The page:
IRS Issues Guidance on Clean Energy Tax Credits
The IRS recently released guidance with respect to the new tax credit direct payment and transferability rules created under the Inflation Reduction Act enacted last August. The guidance explains how to register for and claim the benefits of the new rules.
- The new rules were enacted to further subsidize and increase investment in clean energy projects by facilitating the use of clean energy tax credits, such as tax credits for solar and wind projects, clean fuel production projects, and clean hydrogen production projects.
- The guidance establishes a two-step process for taking advantage of the new provisions: the applicable entity or electing taxpayer must register the property generating the tax credit with the IRS and receive a registration number, and, after the registration process is completed, the applicable entity or electing taxpayer can file for the payment or transfer.
The Bottom Line
On June 14, 2023, the Internal Revenue Service (the IRS) issued proposed and temporary regulations addressing the new tax credit direct payment and transferability rules created under new sections 6417 and 6418 of the Internal Revenue Code of 1986, as amended (the Code). The new guidance is applicable to tax years beginning after June 21, 2023. The guidance addresses how to apply for and claim the benefits of the new rules.
Refundable Tax Credits and Selling Credits to Third Parties
The new rules were enacted to further subsidize and increase investment in clean energy projects by facilitating the use of clean energy tax credits, such as tax credits for solar and wind projects, clean fuel production projects, and clean hydrogen production projects. Prior to the enactment of section 6417, for example, governmental and tax-exempt entities generally were not able to claim or use these credits, at least directly. Section 6417 addresses this issue by permitting such entities, referred to as “applicable entities,” to obtain the credit through the mechanism of a refundable tax credit. Similarly, in the case of taxable entities, prior to the enactment of section 6418, the credits, although technically available, often were not as effective as they might be otherwise because the taxpayers developing qualifying projects did not have adequate tax liability to fully utilize them or were subject to other limitations, including the passive activity loss rules. Section 6418 addresses this issue by establishing a mechanism for these taxpayers to monetize the tax credits by selling them to third parties.
Overview of Guidance
The guidance establishes a two-step process for taking advantage of the new provisions: first, the applicable entity or electing taxpayer (which includes an entity being treated as partnership and a member of a consolidated group) that will choose either a direct payment or a transfer of tax credits must register the property generating the tax credit with the IRS and receive a registration number. This requirement is intended to permit the IRS to monitor the use of these provisions to avoid abuse. Second, after the registration process is completed the applicable entity or electing taxpayer can file with the IRS for the payment or transfer.
Registration of the Tax Credit
The registration processes for applicable entities filing for a refundable credit under section 6417 and taxpayers electing to transfer credits under section 6418 are similar. The applicable temporary regulations provide:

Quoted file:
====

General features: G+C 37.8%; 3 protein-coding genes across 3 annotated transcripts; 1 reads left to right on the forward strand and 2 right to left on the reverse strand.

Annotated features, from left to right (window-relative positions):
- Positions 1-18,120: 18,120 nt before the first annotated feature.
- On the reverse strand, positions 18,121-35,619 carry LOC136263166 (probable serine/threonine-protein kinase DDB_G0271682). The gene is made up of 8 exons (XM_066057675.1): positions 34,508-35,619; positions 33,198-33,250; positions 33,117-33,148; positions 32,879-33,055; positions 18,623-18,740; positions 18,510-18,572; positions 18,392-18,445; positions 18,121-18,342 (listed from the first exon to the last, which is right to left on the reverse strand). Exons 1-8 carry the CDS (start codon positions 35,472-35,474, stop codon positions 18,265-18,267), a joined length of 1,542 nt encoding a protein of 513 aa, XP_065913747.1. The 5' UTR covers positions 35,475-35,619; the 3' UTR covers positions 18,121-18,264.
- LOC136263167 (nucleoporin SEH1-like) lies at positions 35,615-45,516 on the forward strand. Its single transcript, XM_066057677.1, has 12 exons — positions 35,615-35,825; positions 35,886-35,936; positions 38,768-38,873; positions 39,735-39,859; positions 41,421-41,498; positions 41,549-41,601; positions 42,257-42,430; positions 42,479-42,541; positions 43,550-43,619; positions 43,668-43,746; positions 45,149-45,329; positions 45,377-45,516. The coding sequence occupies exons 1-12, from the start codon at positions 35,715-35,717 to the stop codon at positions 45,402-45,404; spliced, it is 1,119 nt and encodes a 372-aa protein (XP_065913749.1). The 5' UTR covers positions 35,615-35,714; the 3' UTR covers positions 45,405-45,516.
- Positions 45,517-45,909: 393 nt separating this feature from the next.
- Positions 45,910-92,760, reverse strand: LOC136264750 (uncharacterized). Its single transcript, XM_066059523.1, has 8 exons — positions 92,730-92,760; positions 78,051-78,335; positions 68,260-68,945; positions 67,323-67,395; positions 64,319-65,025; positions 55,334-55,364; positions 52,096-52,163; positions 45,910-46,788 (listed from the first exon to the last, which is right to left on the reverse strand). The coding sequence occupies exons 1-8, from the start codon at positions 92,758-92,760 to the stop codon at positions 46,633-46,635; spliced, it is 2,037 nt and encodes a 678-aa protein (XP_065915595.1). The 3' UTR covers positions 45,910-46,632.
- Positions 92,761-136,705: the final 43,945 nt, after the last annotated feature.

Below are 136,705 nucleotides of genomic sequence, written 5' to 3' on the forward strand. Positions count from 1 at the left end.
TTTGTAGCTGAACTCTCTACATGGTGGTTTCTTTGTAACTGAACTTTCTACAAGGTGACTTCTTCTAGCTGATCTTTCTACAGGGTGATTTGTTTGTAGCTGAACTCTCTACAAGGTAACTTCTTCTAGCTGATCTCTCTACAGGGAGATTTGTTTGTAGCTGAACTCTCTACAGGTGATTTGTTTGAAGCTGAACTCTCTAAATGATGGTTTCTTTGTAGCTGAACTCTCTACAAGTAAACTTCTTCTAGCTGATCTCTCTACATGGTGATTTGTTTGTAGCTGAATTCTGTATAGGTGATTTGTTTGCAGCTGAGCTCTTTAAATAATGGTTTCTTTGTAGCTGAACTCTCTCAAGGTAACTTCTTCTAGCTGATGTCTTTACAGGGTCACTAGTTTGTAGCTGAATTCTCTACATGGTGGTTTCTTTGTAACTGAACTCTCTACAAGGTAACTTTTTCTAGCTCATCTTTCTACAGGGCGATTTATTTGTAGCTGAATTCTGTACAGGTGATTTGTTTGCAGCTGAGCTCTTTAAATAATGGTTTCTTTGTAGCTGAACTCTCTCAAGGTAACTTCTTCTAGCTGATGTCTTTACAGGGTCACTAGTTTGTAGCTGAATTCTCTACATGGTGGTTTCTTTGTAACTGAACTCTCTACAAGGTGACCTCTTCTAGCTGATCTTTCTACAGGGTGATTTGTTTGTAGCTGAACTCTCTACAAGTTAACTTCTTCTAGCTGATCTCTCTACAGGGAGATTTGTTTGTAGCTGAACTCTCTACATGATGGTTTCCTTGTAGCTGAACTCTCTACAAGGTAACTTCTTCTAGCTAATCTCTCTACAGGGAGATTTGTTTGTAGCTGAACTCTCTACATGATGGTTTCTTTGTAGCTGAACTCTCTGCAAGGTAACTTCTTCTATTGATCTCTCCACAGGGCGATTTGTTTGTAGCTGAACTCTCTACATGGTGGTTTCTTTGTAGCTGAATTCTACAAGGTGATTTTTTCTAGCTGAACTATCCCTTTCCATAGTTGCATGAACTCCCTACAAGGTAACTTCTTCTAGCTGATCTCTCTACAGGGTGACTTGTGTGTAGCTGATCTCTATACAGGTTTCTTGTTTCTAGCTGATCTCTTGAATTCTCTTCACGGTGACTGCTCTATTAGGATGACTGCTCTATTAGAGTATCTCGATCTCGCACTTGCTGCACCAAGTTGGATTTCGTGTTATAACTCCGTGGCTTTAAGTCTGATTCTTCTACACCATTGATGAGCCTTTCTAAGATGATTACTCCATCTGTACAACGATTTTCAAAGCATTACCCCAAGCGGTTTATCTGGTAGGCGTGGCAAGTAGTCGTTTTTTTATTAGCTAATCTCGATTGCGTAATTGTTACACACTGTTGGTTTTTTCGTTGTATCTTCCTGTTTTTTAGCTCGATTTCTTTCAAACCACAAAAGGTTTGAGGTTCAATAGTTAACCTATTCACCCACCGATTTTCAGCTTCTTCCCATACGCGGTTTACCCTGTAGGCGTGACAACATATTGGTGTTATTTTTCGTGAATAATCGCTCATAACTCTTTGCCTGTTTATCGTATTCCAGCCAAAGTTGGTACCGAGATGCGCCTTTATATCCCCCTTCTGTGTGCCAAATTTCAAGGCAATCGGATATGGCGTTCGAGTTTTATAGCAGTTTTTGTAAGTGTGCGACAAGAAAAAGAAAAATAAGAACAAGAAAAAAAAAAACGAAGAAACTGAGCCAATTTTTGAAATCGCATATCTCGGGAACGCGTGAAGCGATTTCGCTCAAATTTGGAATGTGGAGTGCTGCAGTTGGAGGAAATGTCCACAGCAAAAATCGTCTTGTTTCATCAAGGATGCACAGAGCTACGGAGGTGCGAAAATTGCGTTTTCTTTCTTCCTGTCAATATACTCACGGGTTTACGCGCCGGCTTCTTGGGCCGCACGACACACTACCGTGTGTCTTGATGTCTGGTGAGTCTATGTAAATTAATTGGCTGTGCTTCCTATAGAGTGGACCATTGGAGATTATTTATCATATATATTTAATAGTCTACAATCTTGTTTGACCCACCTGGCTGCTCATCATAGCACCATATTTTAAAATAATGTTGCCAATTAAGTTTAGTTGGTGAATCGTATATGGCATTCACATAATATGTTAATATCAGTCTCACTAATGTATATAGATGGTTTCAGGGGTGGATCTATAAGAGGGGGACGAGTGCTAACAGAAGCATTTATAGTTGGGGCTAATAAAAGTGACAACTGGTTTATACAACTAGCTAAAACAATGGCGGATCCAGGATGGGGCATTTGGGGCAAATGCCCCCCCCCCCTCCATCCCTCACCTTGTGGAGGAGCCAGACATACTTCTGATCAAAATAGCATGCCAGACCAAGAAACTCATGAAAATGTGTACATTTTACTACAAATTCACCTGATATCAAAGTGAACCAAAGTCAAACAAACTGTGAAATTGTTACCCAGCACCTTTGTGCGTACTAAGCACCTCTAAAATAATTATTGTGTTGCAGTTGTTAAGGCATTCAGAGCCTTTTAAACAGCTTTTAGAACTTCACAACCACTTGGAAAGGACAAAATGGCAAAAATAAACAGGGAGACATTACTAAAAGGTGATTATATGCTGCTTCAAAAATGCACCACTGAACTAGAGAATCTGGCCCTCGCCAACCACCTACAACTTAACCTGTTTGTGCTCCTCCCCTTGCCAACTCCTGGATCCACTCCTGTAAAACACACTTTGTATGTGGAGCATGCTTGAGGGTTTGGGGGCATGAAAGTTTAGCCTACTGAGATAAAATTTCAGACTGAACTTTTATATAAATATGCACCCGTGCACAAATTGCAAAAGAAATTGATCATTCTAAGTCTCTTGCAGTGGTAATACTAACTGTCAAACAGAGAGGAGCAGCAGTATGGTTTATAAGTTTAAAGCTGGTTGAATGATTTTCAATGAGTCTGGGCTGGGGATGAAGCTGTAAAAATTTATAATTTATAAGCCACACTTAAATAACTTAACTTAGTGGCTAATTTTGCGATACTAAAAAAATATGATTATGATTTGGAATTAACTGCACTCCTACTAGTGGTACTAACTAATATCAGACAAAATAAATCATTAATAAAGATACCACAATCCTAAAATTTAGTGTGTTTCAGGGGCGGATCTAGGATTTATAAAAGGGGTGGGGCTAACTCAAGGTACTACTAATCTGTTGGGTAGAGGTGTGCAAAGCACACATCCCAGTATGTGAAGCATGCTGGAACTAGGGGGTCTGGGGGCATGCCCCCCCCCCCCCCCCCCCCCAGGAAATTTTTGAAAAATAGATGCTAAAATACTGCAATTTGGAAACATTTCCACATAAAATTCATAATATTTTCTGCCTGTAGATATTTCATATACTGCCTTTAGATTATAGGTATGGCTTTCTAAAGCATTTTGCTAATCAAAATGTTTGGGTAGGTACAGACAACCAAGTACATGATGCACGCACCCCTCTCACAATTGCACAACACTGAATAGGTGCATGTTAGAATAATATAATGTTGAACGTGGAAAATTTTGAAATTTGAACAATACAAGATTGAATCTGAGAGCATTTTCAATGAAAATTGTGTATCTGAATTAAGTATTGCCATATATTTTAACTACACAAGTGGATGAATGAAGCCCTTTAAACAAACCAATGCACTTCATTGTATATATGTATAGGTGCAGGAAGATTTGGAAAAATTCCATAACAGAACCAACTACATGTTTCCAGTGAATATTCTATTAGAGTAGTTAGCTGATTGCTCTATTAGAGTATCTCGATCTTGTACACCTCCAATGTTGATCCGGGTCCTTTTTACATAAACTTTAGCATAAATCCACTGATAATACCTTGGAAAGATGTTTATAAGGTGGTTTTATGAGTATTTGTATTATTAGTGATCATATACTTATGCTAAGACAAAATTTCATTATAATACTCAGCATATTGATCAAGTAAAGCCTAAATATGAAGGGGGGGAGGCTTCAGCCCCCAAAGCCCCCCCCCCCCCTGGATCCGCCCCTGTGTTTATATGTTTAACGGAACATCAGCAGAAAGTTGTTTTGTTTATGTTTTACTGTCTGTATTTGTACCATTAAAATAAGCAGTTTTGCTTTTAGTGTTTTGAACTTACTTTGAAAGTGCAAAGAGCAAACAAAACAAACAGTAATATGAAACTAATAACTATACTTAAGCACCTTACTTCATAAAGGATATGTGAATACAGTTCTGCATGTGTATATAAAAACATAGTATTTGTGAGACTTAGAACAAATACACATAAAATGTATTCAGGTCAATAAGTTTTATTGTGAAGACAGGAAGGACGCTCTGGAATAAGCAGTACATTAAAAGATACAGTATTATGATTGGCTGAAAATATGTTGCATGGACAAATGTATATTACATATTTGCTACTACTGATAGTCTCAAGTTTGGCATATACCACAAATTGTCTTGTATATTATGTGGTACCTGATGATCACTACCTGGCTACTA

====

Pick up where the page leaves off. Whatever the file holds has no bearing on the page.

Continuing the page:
- the registration must be done through a portal (which as of the date of this alert has not been posted),
- the registration must be done separately with respect to each eligible tax credit property,
- the registration must be completed and a registration number assigned before an applicable entity can claim the payment or an electing taxpayer can transfer the credit, and
- all of the information required by the portal must be provided.
The guidance indicates that the information required by the portal will include identifying information relating to the entity or taxpayer, information relating to the tax credit property, the type of credit, the tax year of the registrant, and the specific energy tax credit in question, and the type of tax return normally filed by the applicable entity or taxpayer, or that the applicable entity, such as a state or local governmental entity, does not normally file tax returns.
Making the Election for Direct Payment or Transfer
After registering the tax credit property and receiving a registration number, the electing entity or taxpayer must file an annual tax return to receive the payment/refund or transfer the credit. Governmental and other entities not otherwise required to file an annual return should file a Form 990-T to make an election for a direct payment/refund. As part of the annual return, the entity or taxpayer electing a direct payment/refund or transfer of tax credit also should include a source credit form with respect to the tax credit property and a Form 3800, General Business Credit, in addition to any other supplemental information as required by the forms’ instructions. Any election for the transfer of tax credits also must be accompanied by a transfer election statement that provides, among other things, the transferee’s information and the necessary information and amounts to allow the transferee to take into account the credit to be transferred.
The proposed guidance also covers other related issues, including the eligibility for both elections, and specific rules for S corporations, partnerships, and consolidated groups. The guidance also addresses issues arising after one or more initial filings, including filings to address corrections and situations where there credit recapture is required.
If you would like to learn more about this proposed guidance and its potential application to your project, please contact the authors of this alert.
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